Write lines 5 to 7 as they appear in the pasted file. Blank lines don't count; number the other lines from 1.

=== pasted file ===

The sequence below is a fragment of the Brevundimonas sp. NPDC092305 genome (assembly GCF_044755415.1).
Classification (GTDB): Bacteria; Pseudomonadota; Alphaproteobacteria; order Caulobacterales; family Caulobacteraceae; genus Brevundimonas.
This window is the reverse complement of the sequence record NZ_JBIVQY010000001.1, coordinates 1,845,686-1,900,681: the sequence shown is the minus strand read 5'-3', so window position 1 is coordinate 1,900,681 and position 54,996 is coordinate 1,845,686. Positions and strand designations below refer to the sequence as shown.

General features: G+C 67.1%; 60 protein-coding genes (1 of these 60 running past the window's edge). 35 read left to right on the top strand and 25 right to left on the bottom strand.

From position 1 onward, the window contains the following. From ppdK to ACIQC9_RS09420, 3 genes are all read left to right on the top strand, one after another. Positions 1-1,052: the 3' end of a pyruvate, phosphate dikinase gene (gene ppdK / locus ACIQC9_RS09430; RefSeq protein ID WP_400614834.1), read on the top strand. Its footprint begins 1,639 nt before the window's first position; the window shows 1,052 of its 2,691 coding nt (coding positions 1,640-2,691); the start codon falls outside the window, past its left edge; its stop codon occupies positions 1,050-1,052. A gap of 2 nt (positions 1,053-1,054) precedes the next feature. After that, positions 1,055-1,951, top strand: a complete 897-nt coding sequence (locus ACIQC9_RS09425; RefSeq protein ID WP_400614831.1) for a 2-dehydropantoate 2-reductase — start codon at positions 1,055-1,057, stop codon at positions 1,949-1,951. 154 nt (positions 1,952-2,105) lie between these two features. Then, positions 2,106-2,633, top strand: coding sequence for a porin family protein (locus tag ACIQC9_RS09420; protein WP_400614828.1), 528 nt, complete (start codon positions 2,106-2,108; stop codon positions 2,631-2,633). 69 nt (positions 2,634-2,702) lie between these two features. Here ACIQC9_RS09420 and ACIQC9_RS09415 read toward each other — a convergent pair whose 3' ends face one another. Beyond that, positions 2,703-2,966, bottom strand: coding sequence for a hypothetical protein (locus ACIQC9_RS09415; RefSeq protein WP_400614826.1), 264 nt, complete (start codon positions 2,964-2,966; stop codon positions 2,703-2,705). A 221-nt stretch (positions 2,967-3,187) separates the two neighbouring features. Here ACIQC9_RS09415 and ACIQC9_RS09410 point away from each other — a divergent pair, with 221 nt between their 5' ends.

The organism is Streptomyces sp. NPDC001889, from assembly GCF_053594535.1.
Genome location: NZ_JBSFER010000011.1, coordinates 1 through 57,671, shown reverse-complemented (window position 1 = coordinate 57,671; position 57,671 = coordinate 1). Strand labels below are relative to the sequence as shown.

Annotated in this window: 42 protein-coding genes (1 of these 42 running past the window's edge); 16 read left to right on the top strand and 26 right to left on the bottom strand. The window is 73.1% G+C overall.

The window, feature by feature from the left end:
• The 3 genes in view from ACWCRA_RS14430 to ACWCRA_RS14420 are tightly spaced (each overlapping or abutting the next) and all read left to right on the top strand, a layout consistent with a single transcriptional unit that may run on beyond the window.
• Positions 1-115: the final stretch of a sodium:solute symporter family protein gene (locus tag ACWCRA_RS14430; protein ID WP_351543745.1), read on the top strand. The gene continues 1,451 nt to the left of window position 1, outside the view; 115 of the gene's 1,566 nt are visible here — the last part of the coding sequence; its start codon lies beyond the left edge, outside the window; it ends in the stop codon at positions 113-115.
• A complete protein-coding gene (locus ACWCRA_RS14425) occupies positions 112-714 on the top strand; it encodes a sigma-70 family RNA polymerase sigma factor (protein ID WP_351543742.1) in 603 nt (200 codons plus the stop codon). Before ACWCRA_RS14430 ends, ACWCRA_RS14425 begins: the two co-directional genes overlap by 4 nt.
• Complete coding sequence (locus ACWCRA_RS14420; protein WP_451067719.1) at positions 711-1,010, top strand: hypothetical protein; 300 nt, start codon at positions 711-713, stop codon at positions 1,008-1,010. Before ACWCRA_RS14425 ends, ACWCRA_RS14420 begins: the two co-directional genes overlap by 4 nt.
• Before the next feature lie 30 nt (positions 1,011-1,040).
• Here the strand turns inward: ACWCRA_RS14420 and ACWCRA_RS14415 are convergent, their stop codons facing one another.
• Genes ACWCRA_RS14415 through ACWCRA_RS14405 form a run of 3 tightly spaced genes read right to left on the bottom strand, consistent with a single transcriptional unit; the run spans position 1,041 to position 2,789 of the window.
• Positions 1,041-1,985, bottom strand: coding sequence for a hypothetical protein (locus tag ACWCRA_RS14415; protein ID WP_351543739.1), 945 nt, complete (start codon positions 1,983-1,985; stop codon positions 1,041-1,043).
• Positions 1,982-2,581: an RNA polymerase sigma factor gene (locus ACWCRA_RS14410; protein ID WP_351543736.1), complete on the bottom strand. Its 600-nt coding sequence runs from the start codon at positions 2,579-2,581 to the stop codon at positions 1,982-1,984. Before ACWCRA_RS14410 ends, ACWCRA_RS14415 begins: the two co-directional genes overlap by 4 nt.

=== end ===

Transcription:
From position 1 onward, the window contains the following. From ppdK to ACIQC9_RS09420, 3 genes are all read left to right on the top strand, one after another. Positions 1-1,052: the 3' end of a pyruvate, phosphate dikinase gene (gene ppdK / locus ACIQC9_RS09430; RefSeq protein ID WP_400614834.1), read on the top strand. Its footprint begins 1,639 nt before the window's first position; the window shows 1,052 of its 2,691 coding nt (coding positions 1,640-2,691); the start codon falls outside the window, past its left edge; its stop codon occupies positions 1,050-1,052. A gap of 2 nt (positions 1,053-1,054) precedes the next feature. After that, positions 1,055-1,951, top strand: a complete 897-nt coding sequence (locus ACIQC9_RS09425; RefSeq protein ID WP_400614831.1) for a 2-dehydropantoate 2-reductase — start codon at positions 1,055-1,057, stop codon at positions 1,949-1,951. 154 nt (positions 1,952-2,105) lie between these two features. Then, positions 2,106-2,633, top strand: coding sequence for a porin family protein (locus tag ACIQC9_RS09420; protein WP_400614828.1), 528 nt, complete (start codon positions 2,106-2,108; stop codon positions 2,631-2,633). 69 nt (positions 2,634-2,702) lie between these two features. Here ACIQC9_RS09420 and ACIQC9_RS09415 read toward each other — a convergent pair whose 3' ends face one another. Beyond that, positions 2,703-2,966, bottom strand: coding sequence for a hypothetical protein (locus ACIQC9_RS09415; RefSeq protein WP_400614826.1), 264 nt, complete (start codon positions 2,964-2,966; stop codon positions 2,703-2,705). A 221-nt stretch (positions 2,967-3,187) separates the two neighbouring features. Here ACIQC9_RS09415 and ACIQC9_RS09410 point away from each other — a divergent pair, with 221 nt between their 5' ends.

The organism is Streptomyces sp. NPDC001889, from assembly GCF_053594535.1.
Genome location: NZ_JBSFER010000011.1, coordinates 1 through 57,671, shown reverse-complemented (window position 1 = coordinate 57,671; position 57,671 = coordinate 1). Strand labels below are relative to the sequence as shown.